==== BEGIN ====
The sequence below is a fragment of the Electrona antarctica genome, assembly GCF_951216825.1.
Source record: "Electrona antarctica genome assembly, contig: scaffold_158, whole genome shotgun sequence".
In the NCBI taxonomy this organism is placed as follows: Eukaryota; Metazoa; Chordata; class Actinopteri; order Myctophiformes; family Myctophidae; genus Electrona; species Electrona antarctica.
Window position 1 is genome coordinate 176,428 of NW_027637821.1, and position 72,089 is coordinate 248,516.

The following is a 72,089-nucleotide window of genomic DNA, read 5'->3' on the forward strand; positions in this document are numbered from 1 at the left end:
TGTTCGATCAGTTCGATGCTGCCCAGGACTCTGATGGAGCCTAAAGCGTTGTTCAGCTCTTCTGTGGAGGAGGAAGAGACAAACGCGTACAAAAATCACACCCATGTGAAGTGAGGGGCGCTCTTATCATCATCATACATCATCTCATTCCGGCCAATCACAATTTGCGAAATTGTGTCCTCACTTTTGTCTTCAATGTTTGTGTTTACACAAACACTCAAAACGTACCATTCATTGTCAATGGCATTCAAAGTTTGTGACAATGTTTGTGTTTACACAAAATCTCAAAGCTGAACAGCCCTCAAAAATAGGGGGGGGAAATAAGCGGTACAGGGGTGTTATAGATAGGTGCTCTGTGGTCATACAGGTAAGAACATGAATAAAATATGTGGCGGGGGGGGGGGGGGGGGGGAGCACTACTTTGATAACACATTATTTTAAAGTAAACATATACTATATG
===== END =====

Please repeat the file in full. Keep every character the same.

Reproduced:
The sequence below is a fragment of the Electrona antarctica genome, assembly GCF_951216825.1.
Source record: "Electrona antarctica genome assembly, contig: scaffold_158, whole genome shotgun sequence".
In the NCBI taxonomy this organism is placed as follows: Eukaryota; Metazoa; Chordata; class Actinopteri; order Myctophiformes; family Myctophidae; genus Electrona; species Electrona antarctica.
Window position 1 is genome coordinate 176,428 of NW_027637821.1, and position 72,089 is coordinate 248,516.

The following is a 72,089-nucleotide window of genomic DNA, read 5'->3' on the forward strand; positions in this document are numbered from 1 at the left end:
TGTTCGATCAGTTCGATGCTGCCCAGGACTCTGATGGAGCCTAAAGCGTTGTTCAGCTCTTCTGTGGAGGAGGAAGAGACAAACGCGTACAAAAATCACACCCATGTGAAGTGAGGGGCGCTCTTATCATCATCATACATCATCTCATTCCGGCCAATCACAATTTGCGAAATTGTGTCCTCACTTTTGTCTTCAATGTTTGTGTTTACACAAACACTCAAAACGTACCATTCATTGTCAATGGCATTCAAAGTTTGTGACAATGTTTGTGTTTACACAAAATCTCAAAGCTGAACAGCCCTCAAAAATAGGGGGGGGAAATAAGCGGTACAGGGGTGTTATAGATAGGTGCTCTGTGGTCATACAGGTAAGAACATGAATAAAATATGTGGCGGGGGGGGGGGGGGGGGGGAGCACTACTTTGATAACACATTATTTTAAAGTAAACATATACTATATG